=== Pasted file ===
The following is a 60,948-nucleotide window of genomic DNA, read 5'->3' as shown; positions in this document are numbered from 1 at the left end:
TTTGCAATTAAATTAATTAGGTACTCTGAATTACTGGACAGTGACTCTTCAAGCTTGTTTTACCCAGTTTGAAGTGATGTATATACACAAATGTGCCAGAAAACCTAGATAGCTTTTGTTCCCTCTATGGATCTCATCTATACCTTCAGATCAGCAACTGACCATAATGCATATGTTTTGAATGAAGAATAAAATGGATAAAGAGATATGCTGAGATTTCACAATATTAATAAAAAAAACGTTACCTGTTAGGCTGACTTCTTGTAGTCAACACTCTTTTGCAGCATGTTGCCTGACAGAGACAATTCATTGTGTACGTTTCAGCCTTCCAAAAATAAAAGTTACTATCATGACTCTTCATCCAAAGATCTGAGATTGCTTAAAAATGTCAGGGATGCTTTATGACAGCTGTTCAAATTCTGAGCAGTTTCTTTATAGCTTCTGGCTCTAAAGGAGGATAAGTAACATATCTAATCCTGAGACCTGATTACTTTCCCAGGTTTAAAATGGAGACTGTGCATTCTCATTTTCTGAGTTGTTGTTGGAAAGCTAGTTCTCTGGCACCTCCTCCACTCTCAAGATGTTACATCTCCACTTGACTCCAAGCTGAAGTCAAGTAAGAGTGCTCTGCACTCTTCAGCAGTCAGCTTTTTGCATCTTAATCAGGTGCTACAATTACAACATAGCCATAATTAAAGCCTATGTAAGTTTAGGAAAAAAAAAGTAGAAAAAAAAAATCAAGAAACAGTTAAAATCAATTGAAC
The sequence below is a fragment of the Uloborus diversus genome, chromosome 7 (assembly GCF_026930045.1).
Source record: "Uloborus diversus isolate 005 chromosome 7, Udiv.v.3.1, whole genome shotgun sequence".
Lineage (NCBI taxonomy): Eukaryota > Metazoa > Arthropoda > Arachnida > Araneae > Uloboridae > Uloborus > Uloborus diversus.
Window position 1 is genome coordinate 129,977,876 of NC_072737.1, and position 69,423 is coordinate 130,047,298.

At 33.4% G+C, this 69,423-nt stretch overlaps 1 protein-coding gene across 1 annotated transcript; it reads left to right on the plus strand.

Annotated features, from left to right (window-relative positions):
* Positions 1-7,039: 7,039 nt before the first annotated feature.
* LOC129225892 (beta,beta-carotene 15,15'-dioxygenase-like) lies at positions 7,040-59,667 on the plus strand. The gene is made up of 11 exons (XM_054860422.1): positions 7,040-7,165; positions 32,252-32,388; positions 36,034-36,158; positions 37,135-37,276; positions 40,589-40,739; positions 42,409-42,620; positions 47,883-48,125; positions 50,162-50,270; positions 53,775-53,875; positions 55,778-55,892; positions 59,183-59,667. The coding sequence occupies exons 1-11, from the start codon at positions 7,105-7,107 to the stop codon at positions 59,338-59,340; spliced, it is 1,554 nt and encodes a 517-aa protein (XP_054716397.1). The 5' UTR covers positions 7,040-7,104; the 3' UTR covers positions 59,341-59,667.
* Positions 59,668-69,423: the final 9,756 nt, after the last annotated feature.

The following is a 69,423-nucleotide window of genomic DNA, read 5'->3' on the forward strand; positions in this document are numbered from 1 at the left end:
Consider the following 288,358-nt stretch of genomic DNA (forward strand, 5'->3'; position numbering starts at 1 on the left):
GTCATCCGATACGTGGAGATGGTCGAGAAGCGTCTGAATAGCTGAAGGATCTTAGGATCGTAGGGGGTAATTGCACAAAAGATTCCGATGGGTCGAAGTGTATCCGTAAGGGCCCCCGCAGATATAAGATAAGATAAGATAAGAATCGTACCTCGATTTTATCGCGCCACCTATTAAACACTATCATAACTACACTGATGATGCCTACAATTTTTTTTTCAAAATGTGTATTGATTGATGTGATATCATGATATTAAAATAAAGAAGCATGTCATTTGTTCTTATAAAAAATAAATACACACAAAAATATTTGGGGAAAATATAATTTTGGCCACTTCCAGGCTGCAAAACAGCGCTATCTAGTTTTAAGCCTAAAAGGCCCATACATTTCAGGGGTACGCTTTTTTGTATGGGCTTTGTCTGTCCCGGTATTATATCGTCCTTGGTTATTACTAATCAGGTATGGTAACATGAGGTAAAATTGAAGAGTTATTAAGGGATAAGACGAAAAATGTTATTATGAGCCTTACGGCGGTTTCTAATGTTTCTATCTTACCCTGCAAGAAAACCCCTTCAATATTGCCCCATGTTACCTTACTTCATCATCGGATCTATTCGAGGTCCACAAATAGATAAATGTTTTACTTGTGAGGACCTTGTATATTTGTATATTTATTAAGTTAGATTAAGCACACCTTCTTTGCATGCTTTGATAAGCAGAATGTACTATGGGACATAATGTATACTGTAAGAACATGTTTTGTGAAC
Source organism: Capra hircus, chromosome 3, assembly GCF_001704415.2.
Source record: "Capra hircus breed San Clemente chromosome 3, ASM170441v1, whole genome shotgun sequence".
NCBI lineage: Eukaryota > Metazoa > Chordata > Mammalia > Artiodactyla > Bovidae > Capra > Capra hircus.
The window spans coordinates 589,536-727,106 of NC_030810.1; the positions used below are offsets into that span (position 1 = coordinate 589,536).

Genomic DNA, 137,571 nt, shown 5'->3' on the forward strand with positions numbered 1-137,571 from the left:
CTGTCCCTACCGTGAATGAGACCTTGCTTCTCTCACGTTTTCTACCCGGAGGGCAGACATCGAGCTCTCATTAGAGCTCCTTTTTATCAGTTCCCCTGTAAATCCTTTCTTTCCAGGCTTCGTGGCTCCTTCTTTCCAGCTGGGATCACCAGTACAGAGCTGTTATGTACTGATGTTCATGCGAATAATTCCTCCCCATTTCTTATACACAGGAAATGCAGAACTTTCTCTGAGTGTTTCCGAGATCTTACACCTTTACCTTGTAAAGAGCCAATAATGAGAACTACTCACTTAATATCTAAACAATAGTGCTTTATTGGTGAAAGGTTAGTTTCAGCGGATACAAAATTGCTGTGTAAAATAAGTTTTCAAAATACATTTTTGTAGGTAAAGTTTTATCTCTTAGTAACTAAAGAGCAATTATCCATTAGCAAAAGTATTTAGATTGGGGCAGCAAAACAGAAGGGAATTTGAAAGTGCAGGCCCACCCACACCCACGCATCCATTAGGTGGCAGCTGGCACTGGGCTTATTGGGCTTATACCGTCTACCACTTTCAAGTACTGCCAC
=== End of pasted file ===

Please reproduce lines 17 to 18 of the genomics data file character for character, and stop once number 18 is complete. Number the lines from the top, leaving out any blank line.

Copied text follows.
NCBI lineage: Eukaryota > Metazoa > Chordata > Mammalia > Artiodactyla > Bovidae > Capra > Capra hircus.
The window spans coordinates 589,536-727,106 of NC_030810.1; the positions used below are offsets into that span (position 1 = coordinate 589,536).